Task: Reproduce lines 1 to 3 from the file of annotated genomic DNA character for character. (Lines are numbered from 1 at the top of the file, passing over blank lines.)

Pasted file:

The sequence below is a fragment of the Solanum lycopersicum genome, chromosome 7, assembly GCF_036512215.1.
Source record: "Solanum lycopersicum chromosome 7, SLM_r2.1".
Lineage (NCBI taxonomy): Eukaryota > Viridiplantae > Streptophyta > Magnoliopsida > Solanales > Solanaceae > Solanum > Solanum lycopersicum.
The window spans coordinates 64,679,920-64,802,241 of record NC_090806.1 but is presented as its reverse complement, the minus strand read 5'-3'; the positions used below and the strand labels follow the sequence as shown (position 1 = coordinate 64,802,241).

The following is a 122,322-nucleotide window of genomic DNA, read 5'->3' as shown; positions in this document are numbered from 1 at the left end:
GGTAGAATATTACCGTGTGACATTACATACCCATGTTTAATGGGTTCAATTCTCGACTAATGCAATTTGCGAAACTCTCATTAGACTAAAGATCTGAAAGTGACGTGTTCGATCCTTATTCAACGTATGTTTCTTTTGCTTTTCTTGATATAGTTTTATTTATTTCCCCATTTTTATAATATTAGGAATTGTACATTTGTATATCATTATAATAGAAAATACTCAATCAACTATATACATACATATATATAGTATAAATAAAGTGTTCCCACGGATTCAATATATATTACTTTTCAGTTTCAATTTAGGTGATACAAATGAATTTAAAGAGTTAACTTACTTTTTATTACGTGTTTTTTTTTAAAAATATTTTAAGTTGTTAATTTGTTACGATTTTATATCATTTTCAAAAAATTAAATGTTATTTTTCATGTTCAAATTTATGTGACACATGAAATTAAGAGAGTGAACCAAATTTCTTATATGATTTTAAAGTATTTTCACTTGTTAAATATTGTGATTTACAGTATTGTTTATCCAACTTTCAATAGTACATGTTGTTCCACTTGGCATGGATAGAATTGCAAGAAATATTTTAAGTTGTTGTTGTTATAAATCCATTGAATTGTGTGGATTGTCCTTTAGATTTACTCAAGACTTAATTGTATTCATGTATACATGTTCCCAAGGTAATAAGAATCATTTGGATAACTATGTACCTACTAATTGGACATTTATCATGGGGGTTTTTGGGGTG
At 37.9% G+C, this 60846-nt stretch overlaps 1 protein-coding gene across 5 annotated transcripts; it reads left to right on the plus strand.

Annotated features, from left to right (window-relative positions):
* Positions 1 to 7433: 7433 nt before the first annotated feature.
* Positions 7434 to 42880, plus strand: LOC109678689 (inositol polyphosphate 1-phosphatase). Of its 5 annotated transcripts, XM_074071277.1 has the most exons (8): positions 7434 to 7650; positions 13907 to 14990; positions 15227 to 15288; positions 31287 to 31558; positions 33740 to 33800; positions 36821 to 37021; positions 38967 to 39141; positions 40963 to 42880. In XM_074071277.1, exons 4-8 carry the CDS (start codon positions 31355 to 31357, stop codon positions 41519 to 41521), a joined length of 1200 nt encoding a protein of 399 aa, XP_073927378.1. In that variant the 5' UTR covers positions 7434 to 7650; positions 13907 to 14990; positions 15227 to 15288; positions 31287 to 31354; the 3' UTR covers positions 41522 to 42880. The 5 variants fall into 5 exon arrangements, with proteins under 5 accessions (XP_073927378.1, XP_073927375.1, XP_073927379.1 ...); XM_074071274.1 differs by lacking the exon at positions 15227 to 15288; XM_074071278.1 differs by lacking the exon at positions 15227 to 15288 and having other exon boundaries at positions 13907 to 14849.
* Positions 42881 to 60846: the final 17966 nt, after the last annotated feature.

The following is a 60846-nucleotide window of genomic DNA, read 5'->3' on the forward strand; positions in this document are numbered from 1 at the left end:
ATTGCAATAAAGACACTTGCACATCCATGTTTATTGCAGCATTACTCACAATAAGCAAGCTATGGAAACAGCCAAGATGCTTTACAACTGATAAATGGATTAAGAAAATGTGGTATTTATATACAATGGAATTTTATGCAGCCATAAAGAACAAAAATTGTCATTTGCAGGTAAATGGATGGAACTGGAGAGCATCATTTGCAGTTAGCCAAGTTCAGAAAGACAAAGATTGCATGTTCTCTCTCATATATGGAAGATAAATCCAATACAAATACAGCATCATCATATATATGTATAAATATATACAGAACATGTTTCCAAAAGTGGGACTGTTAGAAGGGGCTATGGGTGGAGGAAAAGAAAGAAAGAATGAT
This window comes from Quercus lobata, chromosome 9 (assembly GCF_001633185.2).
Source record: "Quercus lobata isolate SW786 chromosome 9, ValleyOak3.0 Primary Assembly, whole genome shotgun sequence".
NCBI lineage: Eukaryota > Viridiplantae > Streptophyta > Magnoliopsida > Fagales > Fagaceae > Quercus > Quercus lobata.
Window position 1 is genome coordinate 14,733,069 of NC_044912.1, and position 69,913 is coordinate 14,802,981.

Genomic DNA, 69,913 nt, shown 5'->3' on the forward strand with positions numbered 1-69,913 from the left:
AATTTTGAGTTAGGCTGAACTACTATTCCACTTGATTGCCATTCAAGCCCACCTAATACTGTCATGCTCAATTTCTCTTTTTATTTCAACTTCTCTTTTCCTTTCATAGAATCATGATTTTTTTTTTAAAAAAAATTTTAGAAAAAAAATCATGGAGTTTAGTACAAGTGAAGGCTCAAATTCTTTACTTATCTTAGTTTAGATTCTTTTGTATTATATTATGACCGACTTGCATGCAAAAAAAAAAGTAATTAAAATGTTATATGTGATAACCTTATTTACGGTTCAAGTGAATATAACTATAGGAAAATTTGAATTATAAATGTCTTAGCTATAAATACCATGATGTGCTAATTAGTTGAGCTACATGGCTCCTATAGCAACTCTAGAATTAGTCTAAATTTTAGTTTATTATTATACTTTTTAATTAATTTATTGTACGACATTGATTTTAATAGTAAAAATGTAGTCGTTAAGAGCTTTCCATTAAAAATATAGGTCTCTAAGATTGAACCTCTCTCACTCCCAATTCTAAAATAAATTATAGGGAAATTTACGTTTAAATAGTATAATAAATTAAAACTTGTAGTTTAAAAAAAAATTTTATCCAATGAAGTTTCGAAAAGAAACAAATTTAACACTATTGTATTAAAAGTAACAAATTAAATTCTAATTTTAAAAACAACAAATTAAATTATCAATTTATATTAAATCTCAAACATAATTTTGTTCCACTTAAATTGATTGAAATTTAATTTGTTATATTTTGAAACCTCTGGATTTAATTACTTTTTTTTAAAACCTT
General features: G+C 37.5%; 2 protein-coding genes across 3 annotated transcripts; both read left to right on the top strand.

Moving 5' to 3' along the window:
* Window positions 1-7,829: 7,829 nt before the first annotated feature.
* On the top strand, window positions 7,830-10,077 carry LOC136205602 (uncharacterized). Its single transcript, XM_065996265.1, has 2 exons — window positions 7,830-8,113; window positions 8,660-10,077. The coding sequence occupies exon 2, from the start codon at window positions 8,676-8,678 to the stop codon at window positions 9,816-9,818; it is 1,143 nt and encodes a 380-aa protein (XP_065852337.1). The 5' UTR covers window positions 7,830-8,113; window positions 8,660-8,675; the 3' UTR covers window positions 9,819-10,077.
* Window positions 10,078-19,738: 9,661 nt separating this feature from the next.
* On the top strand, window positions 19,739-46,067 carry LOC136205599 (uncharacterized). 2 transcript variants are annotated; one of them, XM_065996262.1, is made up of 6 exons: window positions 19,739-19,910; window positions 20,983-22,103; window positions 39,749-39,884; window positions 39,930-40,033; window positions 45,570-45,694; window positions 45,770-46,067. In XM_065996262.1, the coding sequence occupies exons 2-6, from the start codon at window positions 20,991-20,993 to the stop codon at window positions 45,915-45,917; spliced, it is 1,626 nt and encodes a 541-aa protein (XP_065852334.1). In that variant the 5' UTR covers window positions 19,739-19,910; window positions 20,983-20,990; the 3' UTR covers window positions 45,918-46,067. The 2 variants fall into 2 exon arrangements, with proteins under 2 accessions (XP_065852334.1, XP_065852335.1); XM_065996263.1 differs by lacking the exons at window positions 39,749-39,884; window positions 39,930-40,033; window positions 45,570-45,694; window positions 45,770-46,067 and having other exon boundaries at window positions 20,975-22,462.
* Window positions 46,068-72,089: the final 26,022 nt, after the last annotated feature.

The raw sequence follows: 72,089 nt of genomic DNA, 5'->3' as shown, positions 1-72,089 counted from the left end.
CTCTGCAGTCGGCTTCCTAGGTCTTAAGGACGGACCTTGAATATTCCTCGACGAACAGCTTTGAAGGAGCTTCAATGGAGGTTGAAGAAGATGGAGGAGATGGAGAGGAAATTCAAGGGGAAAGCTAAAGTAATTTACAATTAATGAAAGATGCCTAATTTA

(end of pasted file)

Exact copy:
The sequence below is a fragment of the Solanum lycopersicum genome, chromosome 7, assembly GCF_036512215.1.
Source record: "Solanum lycopersicum chromosome 7, SLM_r2.1".
Lineage (NCBI taxonomy): Eukaryota > Viridiplantae > Streptophyta > Magnoliopsida > Solanales > Solanaceae > Solanum > Solanum lycopersicum.